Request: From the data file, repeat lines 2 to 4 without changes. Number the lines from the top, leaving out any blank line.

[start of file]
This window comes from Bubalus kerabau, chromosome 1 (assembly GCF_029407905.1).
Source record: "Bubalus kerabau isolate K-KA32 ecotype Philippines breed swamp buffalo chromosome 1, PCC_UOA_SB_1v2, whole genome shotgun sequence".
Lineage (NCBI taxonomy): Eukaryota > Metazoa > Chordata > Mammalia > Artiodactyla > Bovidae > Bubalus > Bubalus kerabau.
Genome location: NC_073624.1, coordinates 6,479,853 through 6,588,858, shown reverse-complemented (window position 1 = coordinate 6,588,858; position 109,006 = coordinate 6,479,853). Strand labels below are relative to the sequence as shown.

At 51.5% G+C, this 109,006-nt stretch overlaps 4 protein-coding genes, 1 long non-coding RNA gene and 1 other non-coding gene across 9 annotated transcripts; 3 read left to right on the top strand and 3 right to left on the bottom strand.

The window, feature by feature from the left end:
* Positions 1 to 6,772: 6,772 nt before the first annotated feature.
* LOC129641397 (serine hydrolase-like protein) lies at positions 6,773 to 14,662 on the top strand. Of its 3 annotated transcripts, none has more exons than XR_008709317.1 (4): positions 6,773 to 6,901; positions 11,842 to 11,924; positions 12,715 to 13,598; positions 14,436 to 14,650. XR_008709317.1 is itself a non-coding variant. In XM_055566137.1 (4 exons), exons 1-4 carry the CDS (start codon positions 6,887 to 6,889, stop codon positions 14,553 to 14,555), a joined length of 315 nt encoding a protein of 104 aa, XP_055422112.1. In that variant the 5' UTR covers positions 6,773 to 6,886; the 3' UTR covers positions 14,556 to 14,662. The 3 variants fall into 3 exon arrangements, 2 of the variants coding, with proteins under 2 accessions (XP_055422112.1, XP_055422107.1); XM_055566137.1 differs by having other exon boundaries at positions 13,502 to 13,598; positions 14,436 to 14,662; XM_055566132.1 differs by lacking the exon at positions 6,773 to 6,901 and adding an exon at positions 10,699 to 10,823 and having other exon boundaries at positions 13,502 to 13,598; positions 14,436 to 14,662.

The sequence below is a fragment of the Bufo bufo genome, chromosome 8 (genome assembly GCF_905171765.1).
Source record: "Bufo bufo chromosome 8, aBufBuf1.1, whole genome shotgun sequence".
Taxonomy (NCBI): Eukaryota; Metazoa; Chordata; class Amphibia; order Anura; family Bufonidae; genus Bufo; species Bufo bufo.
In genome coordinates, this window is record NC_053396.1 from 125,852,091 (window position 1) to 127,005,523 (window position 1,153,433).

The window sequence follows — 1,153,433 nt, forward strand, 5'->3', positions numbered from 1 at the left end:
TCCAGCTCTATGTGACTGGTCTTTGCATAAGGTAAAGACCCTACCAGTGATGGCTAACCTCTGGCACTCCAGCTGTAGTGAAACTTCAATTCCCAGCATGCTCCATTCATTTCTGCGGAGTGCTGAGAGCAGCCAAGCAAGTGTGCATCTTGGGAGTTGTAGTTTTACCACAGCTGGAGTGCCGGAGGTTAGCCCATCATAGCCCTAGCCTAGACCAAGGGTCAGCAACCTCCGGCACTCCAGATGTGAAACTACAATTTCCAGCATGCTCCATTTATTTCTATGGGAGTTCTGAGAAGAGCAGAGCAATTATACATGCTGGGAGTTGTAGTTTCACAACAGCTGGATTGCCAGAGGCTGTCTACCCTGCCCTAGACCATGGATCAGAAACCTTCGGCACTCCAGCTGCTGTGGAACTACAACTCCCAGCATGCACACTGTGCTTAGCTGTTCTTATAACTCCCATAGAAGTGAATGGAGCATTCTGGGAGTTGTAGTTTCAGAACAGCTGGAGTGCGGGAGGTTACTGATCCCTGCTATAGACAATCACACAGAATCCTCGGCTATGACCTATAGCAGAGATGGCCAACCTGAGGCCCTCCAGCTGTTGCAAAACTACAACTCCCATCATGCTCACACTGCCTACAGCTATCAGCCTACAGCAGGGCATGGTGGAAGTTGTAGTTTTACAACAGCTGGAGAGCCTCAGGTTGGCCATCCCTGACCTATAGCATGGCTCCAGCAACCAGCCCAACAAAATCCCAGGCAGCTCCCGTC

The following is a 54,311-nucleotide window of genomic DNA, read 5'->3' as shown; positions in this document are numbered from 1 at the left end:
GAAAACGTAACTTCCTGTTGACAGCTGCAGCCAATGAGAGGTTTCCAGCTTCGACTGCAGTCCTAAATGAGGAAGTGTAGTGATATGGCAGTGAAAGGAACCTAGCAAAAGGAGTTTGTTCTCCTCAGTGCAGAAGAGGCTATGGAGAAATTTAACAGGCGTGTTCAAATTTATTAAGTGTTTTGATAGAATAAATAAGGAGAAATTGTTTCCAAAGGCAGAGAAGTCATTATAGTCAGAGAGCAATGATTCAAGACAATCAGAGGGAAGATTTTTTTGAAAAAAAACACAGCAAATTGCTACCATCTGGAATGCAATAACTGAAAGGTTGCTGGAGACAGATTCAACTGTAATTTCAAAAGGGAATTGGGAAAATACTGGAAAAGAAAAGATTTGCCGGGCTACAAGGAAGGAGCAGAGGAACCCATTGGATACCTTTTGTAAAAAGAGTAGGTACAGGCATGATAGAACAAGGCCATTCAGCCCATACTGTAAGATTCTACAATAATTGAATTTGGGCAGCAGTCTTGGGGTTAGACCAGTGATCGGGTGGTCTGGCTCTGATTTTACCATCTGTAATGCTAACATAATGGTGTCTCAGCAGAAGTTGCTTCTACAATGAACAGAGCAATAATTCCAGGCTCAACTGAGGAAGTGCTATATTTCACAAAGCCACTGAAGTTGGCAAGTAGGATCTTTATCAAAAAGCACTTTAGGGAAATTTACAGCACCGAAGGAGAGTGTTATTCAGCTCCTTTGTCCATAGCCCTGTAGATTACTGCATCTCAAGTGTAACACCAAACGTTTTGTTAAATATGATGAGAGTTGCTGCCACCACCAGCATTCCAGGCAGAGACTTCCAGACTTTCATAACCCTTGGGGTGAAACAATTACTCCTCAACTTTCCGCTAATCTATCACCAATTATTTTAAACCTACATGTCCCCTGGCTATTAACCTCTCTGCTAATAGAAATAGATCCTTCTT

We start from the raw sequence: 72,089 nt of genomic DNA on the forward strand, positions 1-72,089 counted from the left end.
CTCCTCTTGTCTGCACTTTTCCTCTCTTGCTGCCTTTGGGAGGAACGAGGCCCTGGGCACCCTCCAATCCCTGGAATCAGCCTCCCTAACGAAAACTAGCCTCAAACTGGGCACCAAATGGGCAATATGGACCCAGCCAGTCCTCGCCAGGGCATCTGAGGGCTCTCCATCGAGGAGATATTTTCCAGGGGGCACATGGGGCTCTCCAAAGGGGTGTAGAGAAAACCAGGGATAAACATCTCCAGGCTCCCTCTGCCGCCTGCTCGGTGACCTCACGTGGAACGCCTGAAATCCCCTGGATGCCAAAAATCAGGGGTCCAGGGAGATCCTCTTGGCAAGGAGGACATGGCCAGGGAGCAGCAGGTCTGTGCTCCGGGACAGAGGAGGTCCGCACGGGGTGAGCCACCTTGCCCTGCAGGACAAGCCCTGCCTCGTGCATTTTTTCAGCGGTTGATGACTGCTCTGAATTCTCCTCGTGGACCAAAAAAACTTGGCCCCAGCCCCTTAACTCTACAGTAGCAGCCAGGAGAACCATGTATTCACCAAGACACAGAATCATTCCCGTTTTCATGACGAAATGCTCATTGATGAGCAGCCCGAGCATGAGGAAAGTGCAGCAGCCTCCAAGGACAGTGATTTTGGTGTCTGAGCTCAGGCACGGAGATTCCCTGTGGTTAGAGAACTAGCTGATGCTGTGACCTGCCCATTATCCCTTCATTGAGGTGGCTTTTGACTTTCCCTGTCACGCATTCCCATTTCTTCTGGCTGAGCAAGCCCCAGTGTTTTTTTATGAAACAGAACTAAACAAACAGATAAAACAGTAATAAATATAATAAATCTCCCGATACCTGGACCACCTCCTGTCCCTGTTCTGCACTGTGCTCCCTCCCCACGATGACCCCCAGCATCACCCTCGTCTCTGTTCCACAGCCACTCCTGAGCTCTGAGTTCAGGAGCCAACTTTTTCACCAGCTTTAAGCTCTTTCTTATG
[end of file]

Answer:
Source record: "Bubalus kerabau isolate K-KA32 ecotype Philippines breed swamp buffalo chromosome 1, PCC_UOA_SB_1v2, whole genome shotgun sequence".
Lineage (NCBI taxonomy): Eukaryota > Metazoa > Chordata > Mammalia > Artiodactyla > Bovidae > Bubalus > Bubalus kerabau.
Genome location: NC_073624.1, coordinates 6,479,853 through 6,588,858, shown reverse-complemented (window position 1 = coordinate 6,588,858; position 109,006 = coordinate 6,479,853). Strand labels below are relative to the sequence as shown.